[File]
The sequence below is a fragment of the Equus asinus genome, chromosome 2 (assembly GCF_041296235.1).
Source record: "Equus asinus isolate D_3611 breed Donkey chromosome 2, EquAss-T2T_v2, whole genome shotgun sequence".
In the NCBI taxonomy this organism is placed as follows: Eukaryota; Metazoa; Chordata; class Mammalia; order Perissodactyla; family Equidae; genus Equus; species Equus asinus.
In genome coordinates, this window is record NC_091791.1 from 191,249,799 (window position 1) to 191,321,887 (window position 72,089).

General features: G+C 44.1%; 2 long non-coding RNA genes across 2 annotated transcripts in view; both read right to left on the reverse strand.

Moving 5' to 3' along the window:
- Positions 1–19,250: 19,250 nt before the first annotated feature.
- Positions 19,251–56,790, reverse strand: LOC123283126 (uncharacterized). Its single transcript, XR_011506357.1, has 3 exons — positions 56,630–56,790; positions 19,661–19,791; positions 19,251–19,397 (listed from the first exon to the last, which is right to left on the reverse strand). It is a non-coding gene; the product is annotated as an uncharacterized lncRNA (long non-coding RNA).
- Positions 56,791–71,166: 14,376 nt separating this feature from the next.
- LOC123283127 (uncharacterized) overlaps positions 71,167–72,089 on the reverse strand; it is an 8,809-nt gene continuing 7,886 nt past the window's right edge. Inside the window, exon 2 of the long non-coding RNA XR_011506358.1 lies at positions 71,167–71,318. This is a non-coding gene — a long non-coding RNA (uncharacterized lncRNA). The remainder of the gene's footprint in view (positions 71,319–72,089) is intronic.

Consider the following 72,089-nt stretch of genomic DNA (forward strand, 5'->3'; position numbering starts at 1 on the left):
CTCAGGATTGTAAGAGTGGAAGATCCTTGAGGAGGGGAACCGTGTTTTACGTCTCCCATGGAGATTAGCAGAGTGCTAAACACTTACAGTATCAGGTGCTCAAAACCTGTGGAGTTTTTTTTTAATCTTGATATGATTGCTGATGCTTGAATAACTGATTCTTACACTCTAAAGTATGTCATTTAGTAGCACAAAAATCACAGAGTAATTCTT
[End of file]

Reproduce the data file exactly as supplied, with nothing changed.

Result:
The sequence below is a fragment of the Equus asinus genome, chromosome 2 (assembly GCF_041296235.1).
Source record: "Equus asinus isolate D_3611 breed Donkey chromosome 2, EquAss-T2T_v2, whole genome shotgun sequence".
In the NCBI taxonomy this organism is placed as follows: Eukaryota; Metazoa; Chordata; class Mammalia; order Perissodactyla; family Equidae; genus Equus; species Equus asinus.
In genome coordinates, this window is record NC_091791.1 from 191,249,799 (window position 1) to 191,321,887 (window position 72,089).

General features: G+C 44.1%; 2 long non-coding RNA genes across 2 annotated transcripts in view; both read right to left on the reverse strand.

Moving 5' to 3' along the window:
- Positions 1–19,250: 19,250 nt before the first annotated feature.
- Positions 19,251–56,790, reverse strand: LOC123283126 (uncharacterized). Its single transcript, XR_011506357.1, has 3 exons — positions 56,630–56,790; positions 19,661–19,791; positions 19,251–19,397 (listed from the first exon to the last, which is right to left on the reverse strand). It is a non-coding gene; the product is annotated as an uncharacterized lncRNA (long non-coding RNA).
- Positions 56,791–71,166: 14,376 nt separating this feature from the next.
- LOC123283127 (uncharacterized) overlaps positions 71,167–72,089 on the reverse strand; it is an 8,809-nt gene continuing 7,886 nt past the window's right edge. Inside the window, exon 2 of the long non-coding RNA XR_011506358.1 lies at positions 71,167–71,318. This is a non-coding gene — a long non-coding RNA (uncharacterized lncRNA). The remainder of the gene's footprint in view (positions 71,319–72,089) is intronic.

Consider the following 72,089-nt stretch of genomic DNA (forward strand, 5'->3'; position numbering starts at 1 on the left):
CTCAGGATTGTAAGAGTGGAAGATCCTTGAGGAGGGGAACCGTGTTTTACGTCTCCCATGGAGATTAGCAGAGTGCTAAACACTTACAGTATCAGGTGCTCAAAACCTGTGGAGTTTTTTTTTAATCTTGATATGATTGCTGATGCTTGAATAACTGATTCTTACACTCTAAAGTATGTCATTTAGTAGCACAAAAATCACAGAGTAATTCTT